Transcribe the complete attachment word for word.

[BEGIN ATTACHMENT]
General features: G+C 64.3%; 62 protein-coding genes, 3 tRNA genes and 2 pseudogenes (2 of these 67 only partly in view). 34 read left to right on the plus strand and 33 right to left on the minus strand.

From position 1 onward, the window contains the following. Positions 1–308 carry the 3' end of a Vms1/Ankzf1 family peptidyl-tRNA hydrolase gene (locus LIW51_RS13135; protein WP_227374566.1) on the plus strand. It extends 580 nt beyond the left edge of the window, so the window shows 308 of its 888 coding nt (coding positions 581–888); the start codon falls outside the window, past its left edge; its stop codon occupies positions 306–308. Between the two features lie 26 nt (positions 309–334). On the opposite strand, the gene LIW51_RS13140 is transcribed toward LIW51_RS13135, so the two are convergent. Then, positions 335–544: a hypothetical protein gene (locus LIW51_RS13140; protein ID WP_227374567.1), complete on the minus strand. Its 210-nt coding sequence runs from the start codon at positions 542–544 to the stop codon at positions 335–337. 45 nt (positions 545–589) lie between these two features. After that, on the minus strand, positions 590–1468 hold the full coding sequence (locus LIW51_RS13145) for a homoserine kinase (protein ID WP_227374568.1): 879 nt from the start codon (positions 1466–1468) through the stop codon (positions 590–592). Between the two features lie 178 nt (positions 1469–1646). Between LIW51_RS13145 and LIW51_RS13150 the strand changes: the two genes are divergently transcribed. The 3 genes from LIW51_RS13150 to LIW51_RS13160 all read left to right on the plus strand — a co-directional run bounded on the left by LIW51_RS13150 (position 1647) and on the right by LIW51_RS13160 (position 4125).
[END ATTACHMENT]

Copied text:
General features: G+C 64.3%; 62 protein-coding genes, 3 tRNA genes and 2 pseudogenes (2 of these 67 only partly in view). 34 read left to right on the plus strand and 33 right to left on the minus strand.

From position 1 onward, the window contains the following. Positions 1–308 carry the 3' end of a Vms1/Ankzf1 family peptidyl-tRNA hydrolase gene (locus LIW51_RS13135; protein WP_227374566.1) on the plus strand. It extends 580 nt beyond the left edge of the window, so the window shows 308 of its 888 coding nt (coding positions 581–888); the start codon falls outside the window, past its left edge; its stop codon occupies positions 306–308. Between the two features lie 26 nt (positions 309–334). On the opposite strand, the gene LIW51_RS13140 is transcribed toward LIW51_RS13135, so the two are convergent. Then, positions 335–544: a hypothetical protein gene (locus LIW51_RS13140; protein ID WP_227374567.1), complete on the minus strand. Its 210-nt coding sequence runs from the start codon at positions 542–544 to the stop codon at positions 335–337. 45 nt (positions 545–589) lie between these two features. After that, on the minus strand, positions 590–1468 hold the full coding sequence (locus LIW51_RS13145) for a homoserine kinase (protein ID WP_227374568.1): 879 nt from the start codon (positions 1466–1468) through the stop codon (positions 590–592). Between the two features lie 178 nt (positions 1469–1646). Between LIW51_RS13145 and LIW51_RS13150 the strand changes: the two genes are divergently transcribed. The 3 genes from LIW51_RS13150 to LIW51_RS13160 all read left to right on the plus strand — a co-directional run bounded on the left by LIW51_RS13150 (position 1647) and on the right by LIW51_RS13160 (position 4125).